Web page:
Tuesday, December 19, 2017

early-Noughties nostalgia?

A man argues that the year 2000 is now officially retro.  It being 17, 18 years ago - which is almost two decades, and 20 Years being the traditional cyclical point at which things get revived or start to seem quaint.

What he (Matt Novak) specifically means, though, is that the year's 2000's ideas of "futuristic" now seem retro-futuristic. (The site he's writing for is Paleofuture, which is all about retrofuture).

I don't remember that much actual futurism or futuristic-ness in 2000. Although it's a year that seems indistinct in my memory... I'd have to strain to actual recall what was big or happening in music, or pop culture that year.

(Strains for a bit)

2step in the UK was still dominating the Top 40 in 2000...  the Timbaland R&B wave, although peaked, was still rolling...  dancehall...  Southern rap in the bounce and crunk style...  All of them pretty shiny and modern, yes, but futuristic? I'm not sure. If it was futuristic it was pretty much a continuation of the Nineties vibe of future-now, shiny digital sleekness).

But there was also - in the early 2000s - a lot of actual retro happening in real-time. There was the garage punk revival, the electro / Eighties revival was taking off, there was the early stirrings of the postpunk revival, Even filter-house and Daft Punk had its nostalgic, past-recycling aspect.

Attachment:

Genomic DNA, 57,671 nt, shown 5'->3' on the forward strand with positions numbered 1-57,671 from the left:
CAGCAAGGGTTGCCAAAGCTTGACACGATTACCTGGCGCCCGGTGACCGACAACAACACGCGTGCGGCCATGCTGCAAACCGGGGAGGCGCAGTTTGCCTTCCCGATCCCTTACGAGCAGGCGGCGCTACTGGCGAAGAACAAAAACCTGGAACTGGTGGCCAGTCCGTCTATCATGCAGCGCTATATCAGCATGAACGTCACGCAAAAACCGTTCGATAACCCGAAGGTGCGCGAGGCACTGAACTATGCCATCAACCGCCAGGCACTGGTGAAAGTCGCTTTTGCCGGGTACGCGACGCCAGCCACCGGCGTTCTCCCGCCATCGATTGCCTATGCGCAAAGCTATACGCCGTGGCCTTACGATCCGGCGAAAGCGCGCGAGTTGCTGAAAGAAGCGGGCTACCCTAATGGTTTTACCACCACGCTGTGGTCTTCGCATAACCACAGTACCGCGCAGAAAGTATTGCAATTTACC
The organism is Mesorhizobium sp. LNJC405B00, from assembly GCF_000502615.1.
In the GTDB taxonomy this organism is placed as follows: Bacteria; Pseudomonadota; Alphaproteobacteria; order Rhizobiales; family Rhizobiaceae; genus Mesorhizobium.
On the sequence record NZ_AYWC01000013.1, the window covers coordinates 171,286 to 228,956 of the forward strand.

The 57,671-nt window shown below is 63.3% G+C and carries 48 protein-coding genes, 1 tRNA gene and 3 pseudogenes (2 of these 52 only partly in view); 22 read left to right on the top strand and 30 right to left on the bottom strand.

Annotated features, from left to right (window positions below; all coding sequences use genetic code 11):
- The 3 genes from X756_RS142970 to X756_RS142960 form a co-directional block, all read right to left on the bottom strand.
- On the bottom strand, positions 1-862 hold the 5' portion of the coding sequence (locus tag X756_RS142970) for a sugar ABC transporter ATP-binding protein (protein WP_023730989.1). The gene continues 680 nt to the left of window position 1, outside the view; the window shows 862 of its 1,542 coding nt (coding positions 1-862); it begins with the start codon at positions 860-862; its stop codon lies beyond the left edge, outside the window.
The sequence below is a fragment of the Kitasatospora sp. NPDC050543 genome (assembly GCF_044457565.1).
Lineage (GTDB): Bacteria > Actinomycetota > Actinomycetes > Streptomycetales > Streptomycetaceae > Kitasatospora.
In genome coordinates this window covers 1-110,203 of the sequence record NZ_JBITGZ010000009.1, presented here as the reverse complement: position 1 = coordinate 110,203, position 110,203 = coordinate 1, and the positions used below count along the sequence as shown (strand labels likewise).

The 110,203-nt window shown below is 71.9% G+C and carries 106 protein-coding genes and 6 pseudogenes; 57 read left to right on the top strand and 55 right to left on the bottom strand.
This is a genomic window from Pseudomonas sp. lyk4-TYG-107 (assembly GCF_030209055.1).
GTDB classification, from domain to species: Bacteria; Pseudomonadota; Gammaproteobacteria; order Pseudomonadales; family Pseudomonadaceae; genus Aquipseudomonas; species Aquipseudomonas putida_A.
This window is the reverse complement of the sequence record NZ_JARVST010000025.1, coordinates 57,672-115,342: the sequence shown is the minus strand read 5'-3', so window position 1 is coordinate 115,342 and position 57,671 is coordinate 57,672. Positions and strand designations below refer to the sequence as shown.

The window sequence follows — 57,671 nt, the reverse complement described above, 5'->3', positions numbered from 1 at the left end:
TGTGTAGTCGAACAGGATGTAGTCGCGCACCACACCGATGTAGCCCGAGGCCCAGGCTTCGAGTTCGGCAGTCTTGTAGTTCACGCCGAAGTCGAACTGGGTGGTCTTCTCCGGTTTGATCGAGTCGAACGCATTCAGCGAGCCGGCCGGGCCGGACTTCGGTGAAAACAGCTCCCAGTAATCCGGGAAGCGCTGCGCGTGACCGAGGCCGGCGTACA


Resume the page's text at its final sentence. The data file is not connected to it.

So it's not really the case that 2000 that has become retro; it's more that it was the beginning of the retromania era that was the Noughties.

1 comment:

  1. I would argue that the year 2000 itself is indeed retro at this point, much like Novak said. In addition to being more or less a continuation of the late 90's as you stated, a lot of the styles and fashions that prevailed that year feel very antiquated in 2017. I'm not sure about the noughties in general, but to me there are plenty of music videos that scream "It's 2000".

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